06 Jun 2021 Frank Spillers


VR/AR UX Design – how to make sure your experience doesn’t suck

VR/AR UX Design – how to make sure your experience doesn’t suck

Your Virtual and Augmented reality doesn’t need to suck, but sadly much of what gets developed lacks the depth of engagement this immersive media offers. In this upcoming 3D Design workshop (including VR & AR UX), we will focus on how to design engaging and immersive experiences.

VR/AR change how our brains work (designer and user)

VR and AR change how we approach interaction design. Specifically, immersive experiences move us from staring at external-to-the real-world 2D screens and into viewing the ‘world’ in first-person, through our own eyes. This changes how our brain interprets the experience. In 2D design, users interact with rules, screen flows, and triggered actions.

In 3D, user interactions are carried by augmented or real-world spatial markers (Augmented Reality actually detects your room parameters) or real-time visualizations based on user choices or narrative flow (Virtual Reality can dynamically change direction based on user reactions).

3D evokes real-time, first-person interaction.

3D UX expert Frank Spillers describes some key points in why VR/AR is groundbreaking for user experience design:

Building on, then breaking away from familiar paradigms with care

So when we design for 2D, we leverage the old WIMP (Windows, Icons, Menus, Pulldowns) paradigm. Note: It’s old because it works for human brains- in 2D. In 3D, certain elements of 2D, like WIMP, can be retained, and are even better than inventing complicated 3D versions. An example is the original TiltBrush menu which created a 3D square box rotating menu with many interfaces on each side– users in my VR lab were seen to spend 10 minutes “playing” with this control alone (lost in the novel interaction, they lost track of painting in 3D- the point of the experience).

TiltBrush 3D interface shows a cube with menus on all sides

Compare this to the competitor Quill (at the time) which used a flat 2D menu (in 3D). Boring but more usable.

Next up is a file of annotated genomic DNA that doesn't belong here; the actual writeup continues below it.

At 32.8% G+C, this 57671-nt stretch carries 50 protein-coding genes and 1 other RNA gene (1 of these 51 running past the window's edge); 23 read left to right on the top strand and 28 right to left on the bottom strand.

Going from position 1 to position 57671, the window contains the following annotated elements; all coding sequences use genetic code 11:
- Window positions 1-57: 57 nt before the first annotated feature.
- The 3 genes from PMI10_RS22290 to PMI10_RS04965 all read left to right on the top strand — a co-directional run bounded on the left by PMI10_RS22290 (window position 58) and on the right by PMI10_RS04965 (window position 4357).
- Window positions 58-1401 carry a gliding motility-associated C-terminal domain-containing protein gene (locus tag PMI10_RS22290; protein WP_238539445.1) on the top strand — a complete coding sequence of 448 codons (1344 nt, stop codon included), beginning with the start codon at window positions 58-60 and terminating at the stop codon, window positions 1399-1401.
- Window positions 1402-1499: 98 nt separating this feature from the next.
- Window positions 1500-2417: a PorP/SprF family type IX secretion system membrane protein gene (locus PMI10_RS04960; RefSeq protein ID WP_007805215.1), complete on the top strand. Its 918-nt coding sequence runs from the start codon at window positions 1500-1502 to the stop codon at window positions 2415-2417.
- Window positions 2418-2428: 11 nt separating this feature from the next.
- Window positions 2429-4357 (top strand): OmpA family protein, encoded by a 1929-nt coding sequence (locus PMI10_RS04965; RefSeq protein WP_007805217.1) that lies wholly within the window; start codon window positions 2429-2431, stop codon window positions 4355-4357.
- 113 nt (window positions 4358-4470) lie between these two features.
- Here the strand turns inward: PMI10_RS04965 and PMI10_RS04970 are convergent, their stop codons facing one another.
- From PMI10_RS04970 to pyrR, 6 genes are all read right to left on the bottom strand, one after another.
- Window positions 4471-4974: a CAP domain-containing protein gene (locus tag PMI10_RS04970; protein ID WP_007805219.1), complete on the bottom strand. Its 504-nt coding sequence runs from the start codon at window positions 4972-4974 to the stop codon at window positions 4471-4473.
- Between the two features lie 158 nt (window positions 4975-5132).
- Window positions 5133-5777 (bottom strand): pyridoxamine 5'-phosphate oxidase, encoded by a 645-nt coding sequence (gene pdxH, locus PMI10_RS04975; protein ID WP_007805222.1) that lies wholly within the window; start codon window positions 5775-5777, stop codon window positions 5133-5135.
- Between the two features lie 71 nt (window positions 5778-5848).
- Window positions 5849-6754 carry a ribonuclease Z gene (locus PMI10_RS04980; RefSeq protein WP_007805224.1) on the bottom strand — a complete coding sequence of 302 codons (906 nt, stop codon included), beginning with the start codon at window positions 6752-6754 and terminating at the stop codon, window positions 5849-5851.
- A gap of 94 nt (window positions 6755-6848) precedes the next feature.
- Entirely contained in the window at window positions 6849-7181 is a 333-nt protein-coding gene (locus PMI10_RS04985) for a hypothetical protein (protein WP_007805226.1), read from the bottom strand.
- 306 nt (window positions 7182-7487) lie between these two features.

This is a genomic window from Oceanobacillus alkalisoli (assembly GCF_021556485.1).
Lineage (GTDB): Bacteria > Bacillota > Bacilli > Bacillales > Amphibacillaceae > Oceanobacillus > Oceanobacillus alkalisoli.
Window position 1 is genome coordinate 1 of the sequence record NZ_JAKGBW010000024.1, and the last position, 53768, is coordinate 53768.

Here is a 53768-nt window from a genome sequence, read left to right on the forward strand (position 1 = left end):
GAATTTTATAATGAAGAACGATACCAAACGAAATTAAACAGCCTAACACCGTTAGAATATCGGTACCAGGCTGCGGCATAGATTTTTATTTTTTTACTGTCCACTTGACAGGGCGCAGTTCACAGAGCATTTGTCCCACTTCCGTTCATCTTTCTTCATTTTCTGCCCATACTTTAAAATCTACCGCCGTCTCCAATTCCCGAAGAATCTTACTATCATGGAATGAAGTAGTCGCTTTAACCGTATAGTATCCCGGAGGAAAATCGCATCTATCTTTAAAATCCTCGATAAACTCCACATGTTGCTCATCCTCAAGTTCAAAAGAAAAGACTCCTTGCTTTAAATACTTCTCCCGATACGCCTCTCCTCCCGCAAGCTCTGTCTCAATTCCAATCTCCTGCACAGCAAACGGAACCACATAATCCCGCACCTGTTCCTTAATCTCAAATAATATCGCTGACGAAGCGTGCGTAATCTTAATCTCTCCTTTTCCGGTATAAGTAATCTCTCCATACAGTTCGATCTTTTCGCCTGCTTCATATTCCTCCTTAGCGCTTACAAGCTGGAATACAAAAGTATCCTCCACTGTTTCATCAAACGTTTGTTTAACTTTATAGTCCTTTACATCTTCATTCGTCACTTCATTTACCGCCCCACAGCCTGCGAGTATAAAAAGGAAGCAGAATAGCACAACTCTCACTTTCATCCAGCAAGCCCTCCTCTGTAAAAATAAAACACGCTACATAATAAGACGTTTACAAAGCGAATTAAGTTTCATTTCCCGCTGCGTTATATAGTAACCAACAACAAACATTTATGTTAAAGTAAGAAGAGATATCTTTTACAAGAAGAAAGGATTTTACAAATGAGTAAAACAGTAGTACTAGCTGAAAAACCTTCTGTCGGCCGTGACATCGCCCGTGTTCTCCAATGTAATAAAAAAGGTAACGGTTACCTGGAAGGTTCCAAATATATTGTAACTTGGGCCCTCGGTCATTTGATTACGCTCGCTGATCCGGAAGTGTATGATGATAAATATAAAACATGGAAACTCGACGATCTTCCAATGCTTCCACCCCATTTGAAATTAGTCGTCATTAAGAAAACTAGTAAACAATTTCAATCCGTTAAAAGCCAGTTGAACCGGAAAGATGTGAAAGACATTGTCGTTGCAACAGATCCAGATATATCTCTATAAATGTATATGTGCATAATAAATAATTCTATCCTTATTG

Quill VR menu shows a flat 2D list with icons

This illustrates that inside 3D virtual environments, a good understanding of what works and what doesn’t is essential. That’s why experimentation and user testing are key. In essence, 3D can lure you into novelty, which can make the user experience frustrating and flat. Again, user testing and rapid prototyping of spatial UI ideas are essential. Remember that UX practices of user research apply, bring opportunities of real-world needs into the design phase then test judiciously.

Just as with all usability, 3D design helps users answer these dilemmas: “What’s my goal?”, “What can I do?”, “How do I do it?”, “How do I go forward or back?”, “Is this object or interface selectable?”.

Where 3D surpasses the limits of 2D

3D design offers rich opportunities to surpass the limitations of the WIMP or 2D paradigm. For example, when storing your files or documents (in the 2D model) designers rely on the folder + sub-folder model (hierarchy or parent-child relationship): The way a database thinks. Imagine being able to store your files or documents in time + space with the addition of emotion and mood: The way human brains store memories and information. VR/AR design brings more of this real-world ‘realism’ and relevancy to important such tasks. It makes designing for emotion the default. Moreover, it activates spatial learning, which opens up possibilities for different brain processing. With a good UX approach to 3D, you can improve a task or experience and make it even more compelling than it was or could ever be in 2D.

Learning 3D makes your 2D even better